The use of the DCR has been on an upward trend since 1991 when the Indian state formally adopted neo-liberalisation; the year also marks a significant turning point in Mumbai’s growth story. The then Sharad Pawar-led government introduced three significant regulations to promote privatisation and market-led development – the redevelopment of cotton textile mills, slums redevelopment, and the Transfer of Development Right (TDR) concept. Together, they had an adverse impact on the course of Mumbai’s spatial structure, particularly its built form. Housing was turned into a tradeable commodity, controlled, and regulated by builders-developers with unregulated sky-rocketing prices making decent houses inaccessible or unaffordable for most people.
In this single-minded money-making and turnover based development model fuelled by the DCR, open spaces were entirely sacrificed, stifling people’s access to light, air, and privacy which adversely affected them. Despite the evidence of rising lung diseases, tuberculosis, stress levels and deteriorating mental health conditions – best described as congestion trauma – governments continued with the forced implementation of DCR-driven schemes. For too long, the adverse impact of ‘densification’ and the deplorable health and environmental consequences on people’s lives have been ignored.
Under the DCR, the density of buildings and people living in an area were pushed to an unsustainable high. It left very little open space, including between buildings. The spaces that existed were concretised for roads and services. There was no space for trees and vegetation, no open grounds for play or to absorb excess rainwater due to which flash floods or water logging disrupted life and caused diseases. These also led to the Urban Heat Island effect – rising temperatures and heat-stress.
Governments no longer hesitate to trade in public property, including open spaces. In what should be considered a criminal act, Mumbai’s municipal corporation has begun trading in open spaces with a rate-card of charges – euphemistically called “premium” – which it levies for sanctioning construction projects with “deficiency of open spaces” that are otherwise required in the DCR. Instead of finding ways to protect and augment open spaces in a city with the lowest ratio of open spaces to population, Maharashtra government and Mumbai’s municipal corporation are severely compromising on people’s right to the city and open spaces.
DCR is inherently myopic
The DCR promotes speculative investments and return in housing. In Mumbai, this has resulted in the increase of high-end houses which remain unoccupied – the current estimate is 3,00,000 units – while the shortage in affordable housing is alarmingly high at an estimated 10,00,000 units. This pheomenon has contributed to the real estate prices rising without any relation to the affordability limit of most people, because it suits investors and speculators.
The DCR is essentially an individual plot-based redevelopment approach, taking a myopic view of the city and fragmenting it instead of unifying people and places by breaking down opacity of built form and de-barricading the landscape. Thus, neo-liberalisation policies and privatisation promote fragmentation of people and places – away from collectivisation – through the market-led process of self-gratification and individualisation. City planning and DCR then become reflections of this larger political phenomenon. The redevelopment of slums, reconstruction of cessed and dilapidated buildings, cluster redevelopment, and a host of other redevelopment projects that spatially discriminate in Mumbai can be traced back to the DCR.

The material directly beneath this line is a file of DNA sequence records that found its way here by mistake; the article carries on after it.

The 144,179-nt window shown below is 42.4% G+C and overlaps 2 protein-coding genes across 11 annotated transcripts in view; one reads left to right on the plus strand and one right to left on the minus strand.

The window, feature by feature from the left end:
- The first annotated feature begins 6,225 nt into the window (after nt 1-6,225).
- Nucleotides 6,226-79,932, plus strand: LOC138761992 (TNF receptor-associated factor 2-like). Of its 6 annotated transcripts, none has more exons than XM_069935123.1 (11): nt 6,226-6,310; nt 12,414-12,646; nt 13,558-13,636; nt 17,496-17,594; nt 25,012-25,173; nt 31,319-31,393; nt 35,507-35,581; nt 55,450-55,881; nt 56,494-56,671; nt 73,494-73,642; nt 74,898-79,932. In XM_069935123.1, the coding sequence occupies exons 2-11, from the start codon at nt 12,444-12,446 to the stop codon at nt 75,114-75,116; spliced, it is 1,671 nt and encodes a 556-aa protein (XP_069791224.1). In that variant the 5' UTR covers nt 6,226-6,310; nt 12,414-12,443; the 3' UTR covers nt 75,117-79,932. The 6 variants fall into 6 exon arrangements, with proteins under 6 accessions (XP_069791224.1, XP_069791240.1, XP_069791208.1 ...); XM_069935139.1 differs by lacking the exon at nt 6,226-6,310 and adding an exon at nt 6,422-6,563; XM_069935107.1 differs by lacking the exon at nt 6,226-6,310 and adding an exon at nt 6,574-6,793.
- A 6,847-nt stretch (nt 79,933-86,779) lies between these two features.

In his recent public exhibition of Mumbai’s successive housing schemes since the 1990s, architect Sameep Padora, through superbly illustrated models, drawings and data, established two significant aspects of the city’s development: How the DCR has had massive impact on the built form and how it substantially lowered people’s quality of life and environment, further “slummifying” the city.
Possible interventions for change
A comprehensive and inclusive area or neighbourhood-based participatory planning (people know their neighbourhood best) is the way forward to replace the top-down Master Plan or Town Planning Scheme approach under which land is aggregated and re-distributed among landowners, thereby ignoring the current land-use. City planning ought to be a bottom-up process which considers all existing realities including land occupation patterns as the basis of planning and redevelopment programmes. As a matter of fact, people’s participation in planning ought to be considered an inalienable right, leading to rights-based movements for equality and justice.
Such an approach to city planning will produce a substantively different DCR which defines and regulates the built-form, density, and a sustainable environmental model as the basis of development; not the FSI-based one which ignores the adverse impact of unsustainable high-density living. The FSI is a physical or commodity-oriented tool whereas density-led development regulation would be people-oriented and sociological in character. This can also result in infrastructure equity, land use and environmental equity. Considering an average of five per family, plots with smaller apartments of 300 square feet would have five times the population (100 units would have 500 people) than 1,500 square feet apartments (20 units would have 100 residents) in the same space.
Today, city planning is given the short shrift and the DCR formulation is considered an independent exercise which politicians and bureaucrats find convenient to exercise control and devise quick-fix short-sighted solutions in the interest of the market forces without concern for the emerging spatial order. A paradigm shift from this individual plot-based DCR-centric redevelopment is called for.